Park Drive Reservation Reach

1.5 kilometres of Yellow Creek from Mount Pleasant Road to Don River.

Park Drive Reservation Ravine (sometimes know as the North or Second Rosedale Ravine) derives its name from the closed road allowance called Park Drive Reservation. (Closed to public motor vehicles April 1973.) This road was used to access the network of roads in the Don valley prior to construction of the Don Valley Parkway and the extension to Bayview Ave. Things are not always what they seem. In this ravine, Yellow Creek is apparently seen in an open manmade channel, but this is really part of the Spadina Storm Trunk Sewer and carries water piped from Castle Frank Brook. The water from Yellow Creek flows in sewer under the path and enters the Don River just south of the DVP Bayview link. Close to the end of the ravine the Spadina Storm Trunk Sewer water enters a sewer under the Bayview/DVP/Bloor Street interchange, to join the Don River just north of the Prince Edward Viaduct. There are two small remaining sections of an old channel that used to cross the Don flood plain, to be found in the embrace of the interchange. This reach is located in Rosedale, one of Toronto’s old and classy neighbourhoods. Sanitary sewerage from houses in Rosedale flows to the Core Interceptor Sewer.

Click here to see sewers. Double click to remove.

<map name="Map"> Drumsnab Don River Craigleigh Gardens </map>

Legend

After crossing Mount Pleasant Road, follow gravel road down the ravine. To the north of Roxborough Drive and at the edge of the first open grassed area, we pass two examples of naturalization by planting and stopping mowing. The latter was planted in October 1995 by the Task Force to Bring Back The Don. In this latter restoration area, as well as planting trees and shrubs, logs and stones were placed among them to provide homes for small animals. Pass a stand of Balsam Poplar into another open area, where shrubs and wild flowers have recently been planted to encourage butterflies (2000&2001). (Picture) In the Toronto region, most restoration activities have the object of bring back the forest. Forest ecosystems were the norm for north eastern North America. Still there is a place for meadow ecosystems and this was chosen as one where meadow flora and fauna such as butterflies might well be nourished.

Shortly, on the right, we see the outlet of the Spadina Trunk Storm Sewer (built late 1960s) where water from Castle Frank Brook flows into the Yellow Creek valley. We will follow this channel to the end of the road. Under our feet is a 120 cm watermain taking the waters from The Vale of Avoca (Yellow Creek) to the Don River just south of the DVP Bayview link. There is also a 30 cm gas pipeline underground following this valley. About 800 metres on, there is a major combined sewer overflow point. Compare the upper slope forest of Oak & Pine with the Norway Maple poplar and exotic Elms that help stabilize the slopes of the new channel. Notice how the stream is trying to take a more natural form. Wildlife that maybe seen include ducks, red fox, racoons, chipmunks, squirrels and a variety of bird species.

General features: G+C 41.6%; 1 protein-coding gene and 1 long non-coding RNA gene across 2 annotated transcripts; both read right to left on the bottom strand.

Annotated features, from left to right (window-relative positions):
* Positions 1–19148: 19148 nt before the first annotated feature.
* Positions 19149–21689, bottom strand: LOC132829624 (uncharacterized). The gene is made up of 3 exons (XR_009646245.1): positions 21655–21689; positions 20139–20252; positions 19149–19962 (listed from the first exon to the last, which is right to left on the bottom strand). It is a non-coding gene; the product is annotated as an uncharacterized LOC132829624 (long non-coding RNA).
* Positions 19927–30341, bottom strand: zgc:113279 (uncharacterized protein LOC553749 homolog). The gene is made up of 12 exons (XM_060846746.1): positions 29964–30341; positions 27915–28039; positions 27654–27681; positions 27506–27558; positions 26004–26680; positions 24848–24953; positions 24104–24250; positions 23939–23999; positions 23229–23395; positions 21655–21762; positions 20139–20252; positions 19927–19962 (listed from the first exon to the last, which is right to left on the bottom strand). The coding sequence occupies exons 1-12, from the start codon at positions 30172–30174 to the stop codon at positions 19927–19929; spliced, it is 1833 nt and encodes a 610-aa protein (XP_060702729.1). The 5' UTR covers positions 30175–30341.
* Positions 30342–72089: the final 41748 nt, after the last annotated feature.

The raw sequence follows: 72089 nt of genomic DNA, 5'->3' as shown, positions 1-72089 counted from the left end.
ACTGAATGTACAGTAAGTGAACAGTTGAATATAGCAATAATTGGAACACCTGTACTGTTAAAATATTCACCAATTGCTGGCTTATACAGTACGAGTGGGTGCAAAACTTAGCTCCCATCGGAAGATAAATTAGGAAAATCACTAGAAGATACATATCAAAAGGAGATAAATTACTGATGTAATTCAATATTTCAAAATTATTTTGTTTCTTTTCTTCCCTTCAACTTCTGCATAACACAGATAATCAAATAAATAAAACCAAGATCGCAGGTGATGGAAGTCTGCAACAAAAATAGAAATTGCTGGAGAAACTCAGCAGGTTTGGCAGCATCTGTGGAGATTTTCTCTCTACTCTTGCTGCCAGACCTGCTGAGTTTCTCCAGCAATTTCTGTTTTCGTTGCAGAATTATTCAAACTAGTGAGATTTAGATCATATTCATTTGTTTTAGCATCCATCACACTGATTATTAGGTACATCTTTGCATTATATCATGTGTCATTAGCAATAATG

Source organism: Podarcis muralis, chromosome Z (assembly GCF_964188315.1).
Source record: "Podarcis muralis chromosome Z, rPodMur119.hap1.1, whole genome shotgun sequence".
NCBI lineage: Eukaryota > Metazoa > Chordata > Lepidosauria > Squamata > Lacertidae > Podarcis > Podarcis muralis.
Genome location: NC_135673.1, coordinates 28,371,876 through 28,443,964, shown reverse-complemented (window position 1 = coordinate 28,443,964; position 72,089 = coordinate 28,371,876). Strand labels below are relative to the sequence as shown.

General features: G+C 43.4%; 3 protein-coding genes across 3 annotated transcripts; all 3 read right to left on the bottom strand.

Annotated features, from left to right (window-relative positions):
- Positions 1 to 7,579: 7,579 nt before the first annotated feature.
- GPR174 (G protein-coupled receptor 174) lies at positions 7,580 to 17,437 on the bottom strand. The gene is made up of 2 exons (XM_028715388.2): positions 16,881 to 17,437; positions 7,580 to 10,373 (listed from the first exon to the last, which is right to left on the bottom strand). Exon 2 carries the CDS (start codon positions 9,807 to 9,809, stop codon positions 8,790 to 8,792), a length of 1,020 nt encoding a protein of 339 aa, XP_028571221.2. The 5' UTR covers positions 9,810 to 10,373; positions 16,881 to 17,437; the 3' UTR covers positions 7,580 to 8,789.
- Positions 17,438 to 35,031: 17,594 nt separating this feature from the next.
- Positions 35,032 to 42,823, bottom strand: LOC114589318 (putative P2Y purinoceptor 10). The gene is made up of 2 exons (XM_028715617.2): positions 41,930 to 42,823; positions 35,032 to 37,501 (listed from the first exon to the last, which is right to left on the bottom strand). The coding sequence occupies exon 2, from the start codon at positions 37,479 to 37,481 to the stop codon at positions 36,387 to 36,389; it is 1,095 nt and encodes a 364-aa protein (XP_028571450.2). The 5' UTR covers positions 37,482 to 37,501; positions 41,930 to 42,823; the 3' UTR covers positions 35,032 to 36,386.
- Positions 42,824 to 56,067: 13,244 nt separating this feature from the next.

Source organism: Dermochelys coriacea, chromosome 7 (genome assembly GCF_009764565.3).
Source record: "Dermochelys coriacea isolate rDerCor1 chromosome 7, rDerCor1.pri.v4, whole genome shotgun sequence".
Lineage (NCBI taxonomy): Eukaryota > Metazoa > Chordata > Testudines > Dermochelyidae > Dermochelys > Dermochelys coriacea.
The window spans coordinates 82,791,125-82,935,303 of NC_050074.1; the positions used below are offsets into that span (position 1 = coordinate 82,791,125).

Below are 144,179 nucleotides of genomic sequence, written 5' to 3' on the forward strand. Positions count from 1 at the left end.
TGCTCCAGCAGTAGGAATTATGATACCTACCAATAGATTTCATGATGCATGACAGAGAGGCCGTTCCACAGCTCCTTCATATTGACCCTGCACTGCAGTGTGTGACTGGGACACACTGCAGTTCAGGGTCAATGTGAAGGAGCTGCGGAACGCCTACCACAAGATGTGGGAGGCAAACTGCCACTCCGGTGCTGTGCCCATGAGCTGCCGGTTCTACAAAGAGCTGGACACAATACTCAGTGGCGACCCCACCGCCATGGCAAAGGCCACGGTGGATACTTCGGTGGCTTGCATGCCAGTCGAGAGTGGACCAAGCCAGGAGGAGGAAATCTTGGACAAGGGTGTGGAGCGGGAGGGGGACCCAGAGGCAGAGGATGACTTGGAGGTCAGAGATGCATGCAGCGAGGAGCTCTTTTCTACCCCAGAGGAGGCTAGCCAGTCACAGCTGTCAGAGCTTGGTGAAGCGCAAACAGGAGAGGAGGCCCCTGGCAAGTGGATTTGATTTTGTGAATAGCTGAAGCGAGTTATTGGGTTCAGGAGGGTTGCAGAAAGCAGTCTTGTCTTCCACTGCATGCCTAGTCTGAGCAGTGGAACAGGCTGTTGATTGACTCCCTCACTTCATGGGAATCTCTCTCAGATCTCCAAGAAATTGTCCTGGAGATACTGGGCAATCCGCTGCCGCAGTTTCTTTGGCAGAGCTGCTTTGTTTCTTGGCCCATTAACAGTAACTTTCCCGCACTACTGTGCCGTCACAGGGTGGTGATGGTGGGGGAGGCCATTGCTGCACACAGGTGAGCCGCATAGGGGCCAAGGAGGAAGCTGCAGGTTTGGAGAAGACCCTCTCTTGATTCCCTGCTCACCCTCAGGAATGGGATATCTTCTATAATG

Go under Glen Road Bridge. The original bridge was built in 1882 to join North and South Rosedale and was called the “North Iron Bridge.” At the end of the road the ditch ends and the water again goes into a sewer to flow under the highway interchange and enter The Don just north of the Prince Edward Viaduct. Notice the Sign Post and the Discovery Walk sign. Also to be seen here is a small wetland and some logs placed as to make micro habitats.

If you care to dodge highway traffic, you can visit the two small remaining sections of the old channel across the Don flood plain, left after construction of the highway interchange. Take the trail to the Brickworks to where one can easily step onto the interchange shoulders. Follow this “cloverleaf” around to the south “cloverleaf” which encircles the first lost section. Follow the latter “cloverleaf” around to its south end where one can cross over to the second lost section. (Click for picture) The woodland along these channels is not notable, being largely Manitoba Maple and exotics such as Ailanthus. One map shows Yellow Creek flowing directly to the Don River from the second section as shown on the map by blue dots.

The best choice is to go up Milkmen’s Road, which acquired its name because employees of a dairy on the east side of the Don Valley used it to make deliveries to customers in Rosedale and the Village of Yorkville. It was open to vehicular traffic until 1958. The forest along this road, on the slope of the ravine is especially fine. Count the species of trees to be seen as we walk up (Sugar Maple, Manitoba Maple, Ash, White Birch, Beech, Oaks, Hemlock). At the top we reach Cragleigh Gardens. This park was donated to the people of Toronto by Sir Edmond Osler, a financier who had his home, Cragleigh, on this property. It contains many fine old White & Red Oaks. Cross Cragleigh Gardens to the south-east corner; and take the walkway to Castle Frank Road, which can be followed to Bloor Street. A couple of items to observe along this street are: the cluster of Kentucky Coffee trees at Hawthorn Gardens and the historic house at the end of Drumsnab Road, a private road. This house, Drumsnab, is probably the oldest house in Toronto that is still used as a private dwelling. Follow Castle Frank Road to Bloor Street and Castle Frank Subway Station. But before taking the subway home, go east to the Viaduct & look down on the north side to Yellow Creek’s outlet into the Don. (Click for picture) You can also see a bit of the two small remaining sections of the old channel across the Don flood plain, now surrounded by the highway interchange. (Click for picture)

Look over north and south sides of the viaduct to observe The Don’s wide valley.